It is no wonder to me why dystopian fiction has become such a popular genre for teen readers. There are so many comparative lessons to be learned in stories like MATCHED.  I hope we don’t let our history “go gentle into that good night” and risk becoming complacent in our fight to preserve our own humanity. I hope we don’t take that red pill and forget who we were — even our ugly parts — so that we never have to relive them again.

ownotherssegschools

Note: These milestones of our nation’s history are memorialized along the walkway to Great Hopes Plantation in Colonial Williamsburg so that we never forget.

Editing My Life Through Weight Watchers®

January is synonymous with two prevalent resolution themes: weight loss and self-improvement. What kind of blog would this be if I didn’t somehow manage to address both?

As a writer, I have the annoying tendency to think in metaphors — to see the patterns in my life reflected in seemingly unrelated pursuits and find symbolism where others might not.

It occurs to me that Weight Watchers® shares a few common threads with my thoughts on editing a manuscript and re-shaping my life. I am a lifetime member of the Weight Watchers® program, after successfully achieving my goal weight following the birth of my first child, so I consider myself familiar enough to discuss the basic principles. Here are a few that come to mind, and the lessons I continue to find in each of them.

Stay Hydrated and Nourished. Every two hours, it seemed like I was shoving something in my face whether I wanted to or not! How was this supposed to make me skinny?! To my surprise, it worked. My body regulates my metabolism based on regular consumption of calories, and it needs lots of water to do it right. I think the same probably applies to writing and life.  New experiences, human interaction, reading other people’s books, and just getting out of the damned chair all help fuel my imagination. I can’t write about what I can’t imagine. And I can’t fully appreciate what I haven’t experienced. So get out and live a little, I say. It keeps us from becoming one dimensional and our stories from becoming flat.

Be Accountable for What I Consume. For six months, I carried measuring spoons and cups in my purse and a diary with a calculator. I counted fiber, calories, and fat and measured every portion. And you know what I learned? I was happier when I consumed things that nourished me, kept me “regular” and gave me long term energy. Similarly in life, I learned to nourish my soul with the right kind of support. I learned to measure and evaluate my relationships to make sure I’m getting out of them what I put in. And I learned to seek sustenance and eliminate the junk and fat… those people who make me feel good for a short while, only to let me down, hard and fast as a sugar rush. I learned that I can choose who I surround myself with, what I feed myself, and finally to be honest with myself and accountable for the results of those choices. In writing, I am fortunate to have chosen an amazing critique group… supportive, encouraging, and sometimes painfully honest, but I know they have my best interests at heart.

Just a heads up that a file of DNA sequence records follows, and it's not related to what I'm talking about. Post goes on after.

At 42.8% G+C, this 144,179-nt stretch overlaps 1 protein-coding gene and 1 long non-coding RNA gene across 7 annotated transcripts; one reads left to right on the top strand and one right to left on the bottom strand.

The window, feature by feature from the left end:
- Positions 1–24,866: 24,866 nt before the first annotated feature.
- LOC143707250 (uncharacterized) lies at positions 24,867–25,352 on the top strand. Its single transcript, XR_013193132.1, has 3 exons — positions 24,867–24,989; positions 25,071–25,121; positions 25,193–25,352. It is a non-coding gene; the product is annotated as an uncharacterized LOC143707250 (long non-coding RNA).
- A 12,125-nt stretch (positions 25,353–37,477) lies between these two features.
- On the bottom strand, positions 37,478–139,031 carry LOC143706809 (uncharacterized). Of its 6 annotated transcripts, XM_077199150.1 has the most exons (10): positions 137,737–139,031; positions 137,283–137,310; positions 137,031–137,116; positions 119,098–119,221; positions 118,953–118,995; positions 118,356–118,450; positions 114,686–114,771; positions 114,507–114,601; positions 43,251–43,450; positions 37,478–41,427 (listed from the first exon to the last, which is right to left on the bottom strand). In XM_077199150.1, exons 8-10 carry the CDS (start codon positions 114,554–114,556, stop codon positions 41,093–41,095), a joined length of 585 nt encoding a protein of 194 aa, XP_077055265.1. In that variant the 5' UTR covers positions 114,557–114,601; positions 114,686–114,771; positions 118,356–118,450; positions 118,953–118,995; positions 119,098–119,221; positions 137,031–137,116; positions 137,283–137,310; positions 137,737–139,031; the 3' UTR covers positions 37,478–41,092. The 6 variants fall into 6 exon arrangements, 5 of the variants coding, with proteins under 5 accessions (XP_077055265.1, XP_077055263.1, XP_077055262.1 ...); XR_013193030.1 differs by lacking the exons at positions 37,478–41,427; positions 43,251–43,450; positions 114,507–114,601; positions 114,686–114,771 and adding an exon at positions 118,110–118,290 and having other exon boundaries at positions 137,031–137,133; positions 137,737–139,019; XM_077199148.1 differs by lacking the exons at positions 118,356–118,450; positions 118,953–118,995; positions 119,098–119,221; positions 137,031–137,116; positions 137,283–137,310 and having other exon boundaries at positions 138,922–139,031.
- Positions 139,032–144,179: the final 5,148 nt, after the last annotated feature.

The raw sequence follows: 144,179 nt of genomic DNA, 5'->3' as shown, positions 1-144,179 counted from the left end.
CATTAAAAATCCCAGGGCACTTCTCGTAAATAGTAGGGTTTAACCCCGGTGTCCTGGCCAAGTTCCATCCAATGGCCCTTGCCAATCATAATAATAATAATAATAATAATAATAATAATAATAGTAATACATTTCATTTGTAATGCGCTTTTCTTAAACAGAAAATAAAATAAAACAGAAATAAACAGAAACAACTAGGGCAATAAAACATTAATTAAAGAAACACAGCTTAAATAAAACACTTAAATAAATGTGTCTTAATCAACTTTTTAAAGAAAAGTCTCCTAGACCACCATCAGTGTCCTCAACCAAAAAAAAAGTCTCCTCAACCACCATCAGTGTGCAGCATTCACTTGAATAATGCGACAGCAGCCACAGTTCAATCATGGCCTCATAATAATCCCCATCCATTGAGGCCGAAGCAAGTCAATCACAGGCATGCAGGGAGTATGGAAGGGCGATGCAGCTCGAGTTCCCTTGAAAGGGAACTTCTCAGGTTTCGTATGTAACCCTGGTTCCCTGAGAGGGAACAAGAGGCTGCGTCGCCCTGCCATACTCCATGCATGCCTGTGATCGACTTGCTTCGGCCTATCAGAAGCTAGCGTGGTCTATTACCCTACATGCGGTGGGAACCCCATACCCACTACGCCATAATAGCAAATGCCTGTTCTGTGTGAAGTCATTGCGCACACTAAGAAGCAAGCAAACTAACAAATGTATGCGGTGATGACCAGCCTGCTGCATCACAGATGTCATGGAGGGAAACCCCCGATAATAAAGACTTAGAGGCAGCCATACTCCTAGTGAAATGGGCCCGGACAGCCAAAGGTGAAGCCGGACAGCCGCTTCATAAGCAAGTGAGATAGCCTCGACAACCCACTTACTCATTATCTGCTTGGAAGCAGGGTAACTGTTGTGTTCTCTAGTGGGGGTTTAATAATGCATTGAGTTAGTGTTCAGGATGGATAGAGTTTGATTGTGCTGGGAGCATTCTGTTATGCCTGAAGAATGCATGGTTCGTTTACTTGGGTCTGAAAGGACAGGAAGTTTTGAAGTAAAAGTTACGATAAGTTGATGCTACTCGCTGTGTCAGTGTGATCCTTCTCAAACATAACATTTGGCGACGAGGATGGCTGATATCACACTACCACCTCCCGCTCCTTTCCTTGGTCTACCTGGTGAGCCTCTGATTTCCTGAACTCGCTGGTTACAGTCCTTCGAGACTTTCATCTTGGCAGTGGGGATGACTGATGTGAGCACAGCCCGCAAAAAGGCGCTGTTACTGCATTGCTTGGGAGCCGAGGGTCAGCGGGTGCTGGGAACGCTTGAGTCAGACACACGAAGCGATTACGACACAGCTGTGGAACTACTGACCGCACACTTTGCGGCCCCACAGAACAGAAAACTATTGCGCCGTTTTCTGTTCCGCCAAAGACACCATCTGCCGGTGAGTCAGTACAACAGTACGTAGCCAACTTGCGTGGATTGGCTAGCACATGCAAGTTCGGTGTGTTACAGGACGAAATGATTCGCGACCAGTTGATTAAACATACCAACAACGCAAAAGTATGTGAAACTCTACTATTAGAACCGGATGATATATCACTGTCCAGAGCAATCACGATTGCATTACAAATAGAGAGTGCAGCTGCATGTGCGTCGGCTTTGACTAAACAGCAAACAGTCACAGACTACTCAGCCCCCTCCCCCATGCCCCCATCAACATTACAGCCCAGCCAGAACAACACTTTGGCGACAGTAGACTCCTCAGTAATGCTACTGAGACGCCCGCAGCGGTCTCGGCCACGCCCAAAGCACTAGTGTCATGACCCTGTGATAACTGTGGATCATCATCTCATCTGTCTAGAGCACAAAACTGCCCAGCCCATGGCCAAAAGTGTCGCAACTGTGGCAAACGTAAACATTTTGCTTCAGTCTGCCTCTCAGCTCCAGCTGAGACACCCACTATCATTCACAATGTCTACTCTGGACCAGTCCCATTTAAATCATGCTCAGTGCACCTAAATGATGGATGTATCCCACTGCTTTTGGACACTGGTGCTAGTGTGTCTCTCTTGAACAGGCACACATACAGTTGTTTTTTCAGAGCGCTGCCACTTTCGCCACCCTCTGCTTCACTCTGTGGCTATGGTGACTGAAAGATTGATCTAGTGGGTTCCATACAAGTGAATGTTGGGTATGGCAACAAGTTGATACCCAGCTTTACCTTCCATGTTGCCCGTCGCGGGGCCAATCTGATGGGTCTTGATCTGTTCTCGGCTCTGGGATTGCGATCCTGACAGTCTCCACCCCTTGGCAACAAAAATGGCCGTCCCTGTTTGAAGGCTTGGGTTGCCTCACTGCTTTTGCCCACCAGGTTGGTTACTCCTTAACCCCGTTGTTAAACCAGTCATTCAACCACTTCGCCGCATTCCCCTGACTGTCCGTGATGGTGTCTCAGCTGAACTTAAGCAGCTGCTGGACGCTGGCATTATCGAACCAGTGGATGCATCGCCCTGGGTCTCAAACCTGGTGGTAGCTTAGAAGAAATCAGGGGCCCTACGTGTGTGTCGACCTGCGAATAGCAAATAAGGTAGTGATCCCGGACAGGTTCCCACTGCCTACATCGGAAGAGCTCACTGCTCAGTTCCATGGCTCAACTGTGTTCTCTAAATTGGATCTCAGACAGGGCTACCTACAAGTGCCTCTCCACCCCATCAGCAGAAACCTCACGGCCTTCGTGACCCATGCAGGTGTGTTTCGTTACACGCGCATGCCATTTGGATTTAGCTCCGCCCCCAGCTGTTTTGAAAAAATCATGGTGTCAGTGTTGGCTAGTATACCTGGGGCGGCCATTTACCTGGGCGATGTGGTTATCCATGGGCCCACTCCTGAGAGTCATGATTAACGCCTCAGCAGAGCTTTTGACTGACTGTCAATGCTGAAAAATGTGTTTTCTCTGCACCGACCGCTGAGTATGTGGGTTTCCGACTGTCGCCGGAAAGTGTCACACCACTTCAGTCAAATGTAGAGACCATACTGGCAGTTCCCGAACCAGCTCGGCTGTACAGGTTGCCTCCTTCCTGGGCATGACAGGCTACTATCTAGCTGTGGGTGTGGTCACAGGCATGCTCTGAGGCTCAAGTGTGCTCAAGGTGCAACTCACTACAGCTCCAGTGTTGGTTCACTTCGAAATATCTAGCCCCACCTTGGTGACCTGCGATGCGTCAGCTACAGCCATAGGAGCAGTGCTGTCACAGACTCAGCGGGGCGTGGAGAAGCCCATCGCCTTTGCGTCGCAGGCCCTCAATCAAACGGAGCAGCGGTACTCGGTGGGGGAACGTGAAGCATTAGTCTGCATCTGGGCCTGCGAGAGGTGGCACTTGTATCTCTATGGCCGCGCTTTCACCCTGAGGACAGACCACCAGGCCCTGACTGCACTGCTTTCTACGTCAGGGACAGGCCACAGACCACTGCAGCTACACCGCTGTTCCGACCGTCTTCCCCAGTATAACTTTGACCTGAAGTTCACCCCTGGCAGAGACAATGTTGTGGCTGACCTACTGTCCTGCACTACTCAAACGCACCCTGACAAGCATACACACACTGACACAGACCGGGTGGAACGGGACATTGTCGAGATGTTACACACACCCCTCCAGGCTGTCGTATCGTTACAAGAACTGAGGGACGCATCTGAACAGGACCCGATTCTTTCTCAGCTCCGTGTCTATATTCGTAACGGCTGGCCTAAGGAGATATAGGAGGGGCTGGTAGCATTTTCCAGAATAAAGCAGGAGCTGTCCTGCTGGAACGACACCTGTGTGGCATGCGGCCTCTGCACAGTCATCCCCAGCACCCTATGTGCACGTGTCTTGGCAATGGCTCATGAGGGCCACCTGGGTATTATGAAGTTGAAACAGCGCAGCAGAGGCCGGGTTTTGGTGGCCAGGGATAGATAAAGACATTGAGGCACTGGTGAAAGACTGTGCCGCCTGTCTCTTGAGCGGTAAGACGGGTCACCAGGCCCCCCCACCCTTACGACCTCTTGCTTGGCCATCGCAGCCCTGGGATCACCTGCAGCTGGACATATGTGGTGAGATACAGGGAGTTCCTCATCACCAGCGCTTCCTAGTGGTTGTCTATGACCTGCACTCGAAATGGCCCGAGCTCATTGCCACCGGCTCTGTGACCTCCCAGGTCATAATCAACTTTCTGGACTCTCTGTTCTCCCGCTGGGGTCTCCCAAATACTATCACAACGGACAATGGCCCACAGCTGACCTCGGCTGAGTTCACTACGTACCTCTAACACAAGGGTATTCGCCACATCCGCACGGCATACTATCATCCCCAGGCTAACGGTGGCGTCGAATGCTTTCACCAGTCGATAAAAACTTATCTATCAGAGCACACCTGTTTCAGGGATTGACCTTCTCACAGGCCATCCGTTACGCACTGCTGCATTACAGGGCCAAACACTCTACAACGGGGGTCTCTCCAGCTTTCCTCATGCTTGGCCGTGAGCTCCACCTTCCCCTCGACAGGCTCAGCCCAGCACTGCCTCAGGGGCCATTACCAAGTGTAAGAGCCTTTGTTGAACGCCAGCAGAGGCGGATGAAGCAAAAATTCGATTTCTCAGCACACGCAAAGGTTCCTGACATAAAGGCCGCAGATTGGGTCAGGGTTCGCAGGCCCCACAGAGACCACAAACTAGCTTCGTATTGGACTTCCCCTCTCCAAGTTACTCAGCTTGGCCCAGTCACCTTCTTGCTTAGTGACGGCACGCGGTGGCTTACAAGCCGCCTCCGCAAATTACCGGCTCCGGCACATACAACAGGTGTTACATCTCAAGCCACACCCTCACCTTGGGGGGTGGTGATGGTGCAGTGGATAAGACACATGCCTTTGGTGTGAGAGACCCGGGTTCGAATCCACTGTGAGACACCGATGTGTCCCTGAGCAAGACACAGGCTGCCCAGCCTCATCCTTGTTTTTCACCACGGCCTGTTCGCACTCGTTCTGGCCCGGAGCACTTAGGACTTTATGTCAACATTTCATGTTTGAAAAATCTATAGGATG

Everything in Moderation. Denying myself the foods I love inevitably leads to a hard fall off the wagon. When I was weight watching, I indulged my guilty pleasures every week (thin crust pizza and ice cream were my favorite Saturday treats), but I had to be accountable, and keep it in moderation, making sure I didn’t compromise my goals. In life, this has meant rounding out my interests and becoming more than just a mom, or just a wife, or just an employee, and making sure those new pursuits compliment the long-term goals I’ve set for myself. I am delighted to learn this same lesson applies to editing a manuscript! Too many modifiers have the same effect as an Oreo binge. The first few taste pretty good, but after a while, it’s a little sickening and leaves me with that odd artificial feeling on my tongue… you know the one. And too much exposition can weigh a scene down in much the same way as a double portion of a dense dessert. Sometimes, less really is more. Essentially, balance in all things keeps life light and moving forward.

If It Doesn’t Feel Good, Don’t Do It. Let’s face it. When we’re brutally honest with ourselves, we know (and our bodies know) things that make us feel bad are usually bad for us (ie: the Oreo cookie binge). I’ve learned to trust my gut. It’s never let me down before. I’ve learned to trust the little voice that says get rid of that stagnant chapter, or in life, “this isn’t the right path for you.” I’ve learned to check my characters’ voices and actions for authenticity. Would they really do or say that? Am I true to them? Am I true to myself?

Exercise Every Day. It doesn’t have to be a marathon run, or a daily strong-man competition. A little bit, consistently every day, becomes the foundation for a new routine and allows the behavior to become habit-forming. When I started Weight Watchers®, I walked for twenty minutes a day. If I think of my mind (or my career) as a muscle, then the same principle applies. It takes a little self-development every day to keep it strong, improve, and grow in the direction of my goals.